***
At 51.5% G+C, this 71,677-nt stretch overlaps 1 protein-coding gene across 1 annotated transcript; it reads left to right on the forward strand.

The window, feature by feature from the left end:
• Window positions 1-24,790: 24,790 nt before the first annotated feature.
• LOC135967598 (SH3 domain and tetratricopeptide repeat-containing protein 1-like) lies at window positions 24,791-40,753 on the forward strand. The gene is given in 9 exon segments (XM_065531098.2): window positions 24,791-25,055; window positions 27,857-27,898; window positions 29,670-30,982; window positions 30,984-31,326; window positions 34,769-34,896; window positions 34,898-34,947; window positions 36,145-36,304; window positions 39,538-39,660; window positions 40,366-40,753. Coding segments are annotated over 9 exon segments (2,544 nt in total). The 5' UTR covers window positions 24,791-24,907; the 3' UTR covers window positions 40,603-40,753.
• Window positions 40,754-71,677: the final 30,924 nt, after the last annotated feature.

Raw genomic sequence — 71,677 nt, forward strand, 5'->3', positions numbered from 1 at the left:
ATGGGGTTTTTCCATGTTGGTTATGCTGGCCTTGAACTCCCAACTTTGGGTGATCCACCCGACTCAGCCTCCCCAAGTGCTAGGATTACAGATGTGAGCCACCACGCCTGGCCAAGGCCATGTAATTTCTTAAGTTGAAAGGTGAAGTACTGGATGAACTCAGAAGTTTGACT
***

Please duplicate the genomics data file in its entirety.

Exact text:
At 51.5% G+C, this 71,677-nt stretch overlaps 1 protein-coding gene across 1 annotated transcript; it reads left to right on the forward strand.

The window, feature by feature from the left end:
• Window positions 1-24,790: 24,790 nt before the first annotated feature.
• LOC135967598 (SH3 domain and tetratricopeptide repeat-containing protein 1-like) lies at window positions 24,791-40,753 on the forward strand. The gene is given in 9 exon segments (XM_065531098.2): window positions 24,791-25,055; window positions 27,857-27,898; window positions 29,670-30,982; window positions 30,984-31,326; window positions 34,769-34,896; window positions 34,898-34,947; window positions 36,145-36,304; window positions 39,538-39,660; window positions 40,366-40,753. Coding segments are annotated over 9 exon segments (2,544 nt in total). The 5' UTR covers window positions 24,791-24,907; the 3' UTR covers window positions 40,603-40,753.
• Window positions 40,754-71,677: the final 30,924 nt, after the last annotated feature.

Raw genomic sequence — 71,677 nt, forward strand, 5'->3', positions numbered from 1 at the left:
ATGGGGTTTTTCCATGTTGGTTATGCTGGCCTTGAACTCCCAACTTTGGGTGATCCACCCGACTCAGCCTCCCCAAGTGCTAGGATTACAGATGTGAGCCACCACGCCTGGCCAAGGCCATGTAATTTCTTAAGTTGAAAGGTGAAGTACTGGATGAACTCAGAAGTTTGACT